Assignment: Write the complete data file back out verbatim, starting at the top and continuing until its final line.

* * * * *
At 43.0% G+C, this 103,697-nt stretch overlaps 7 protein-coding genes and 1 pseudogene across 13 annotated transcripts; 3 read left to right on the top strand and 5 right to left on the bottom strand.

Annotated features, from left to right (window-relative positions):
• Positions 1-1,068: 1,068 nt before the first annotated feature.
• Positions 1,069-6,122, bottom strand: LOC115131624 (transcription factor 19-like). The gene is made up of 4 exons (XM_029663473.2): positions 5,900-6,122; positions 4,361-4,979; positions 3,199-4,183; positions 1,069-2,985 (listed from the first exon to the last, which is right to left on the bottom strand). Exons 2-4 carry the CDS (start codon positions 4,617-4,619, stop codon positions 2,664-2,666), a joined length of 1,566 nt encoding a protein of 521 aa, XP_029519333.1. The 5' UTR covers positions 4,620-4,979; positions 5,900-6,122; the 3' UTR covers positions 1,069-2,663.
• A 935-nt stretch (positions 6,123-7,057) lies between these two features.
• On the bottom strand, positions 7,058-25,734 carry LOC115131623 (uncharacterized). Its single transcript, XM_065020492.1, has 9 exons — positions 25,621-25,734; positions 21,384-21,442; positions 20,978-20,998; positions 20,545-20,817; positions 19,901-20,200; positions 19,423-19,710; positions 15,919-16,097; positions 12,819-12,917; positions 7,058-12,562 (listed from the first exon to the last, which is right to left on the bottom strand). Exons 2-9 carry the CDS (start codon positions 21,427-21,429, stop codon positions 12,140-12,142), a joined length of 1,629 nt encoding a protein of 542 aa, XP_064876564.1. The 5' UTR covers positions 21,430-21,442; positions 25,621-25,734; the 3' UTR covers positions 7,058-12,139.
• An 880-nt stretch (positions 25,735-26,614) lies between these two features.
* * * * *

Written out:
At 43.0% G+C, this 103,697-nt stretch overlaps 7 protein-coding genes and 1 pseudogene across 13 annotated transcripts; 3 read left to right on the top strand and 5 right to left on the bottom strand.

Annotated features, from left to right (window-relative positions):
• Positions 1-1,068: 1,068 nt before the first annotated feature.
• Positions 1,069-6,122, bottom strand: LOC115131624 (transcription factor 19-like). The gene is made up of 4 exons (XM_029663473.2): positions 5,900-6,122; positions 4,361-4,979; positions 3,199-4,183; positions 1,069-2,985 (listed from the first exon to the last, which is right to left on the bottom strand). Exons 2-4 carry the CDS (start codon positions 4,617-4,619, stop codon positions 2,664-2,666), a joined length of 1,566 nt encoding a protein of 521 aa, XP_029519333.1. The 5' UTR covers positions 4,620-4,979; positions 5,900-6,122; the 3' UTR covers positions 1,069-2,663.
• A 935-nt stretch (positions 6,123-7,057) lies between these two features.
• On the bottom strand, positions 7,058-25,734 carry LOC115131623 (uncharacterized). Its single transcript, XM_065020492.1, has 9 exons — positions 25,621-25,734; positions 21,384-21,442; positions 20,978-20,998; positions 20,545-20,817; positions 19,901-20,200; positions 19,423-19,710; positions 15,919-16,097; positions 12,819-12,917; positions 7,058-12,562 (listed from the first exon to the last, which is right to left on the bottom strand). Exons 2-9 carry the CDS (start codon positions 21,427-21,429, stop codon positions 12,140-12,142), a joined length of 1,629 nt encoding a protein of 542 aa, XP_064876564.1. The 5' UTR covers positions 21,430-21,442; positions 25,621-25,734; the 3' UTR covers positions 7,058-12,139.
• An 880-nt stretch (positions 25,735-26,614) lies between these two features.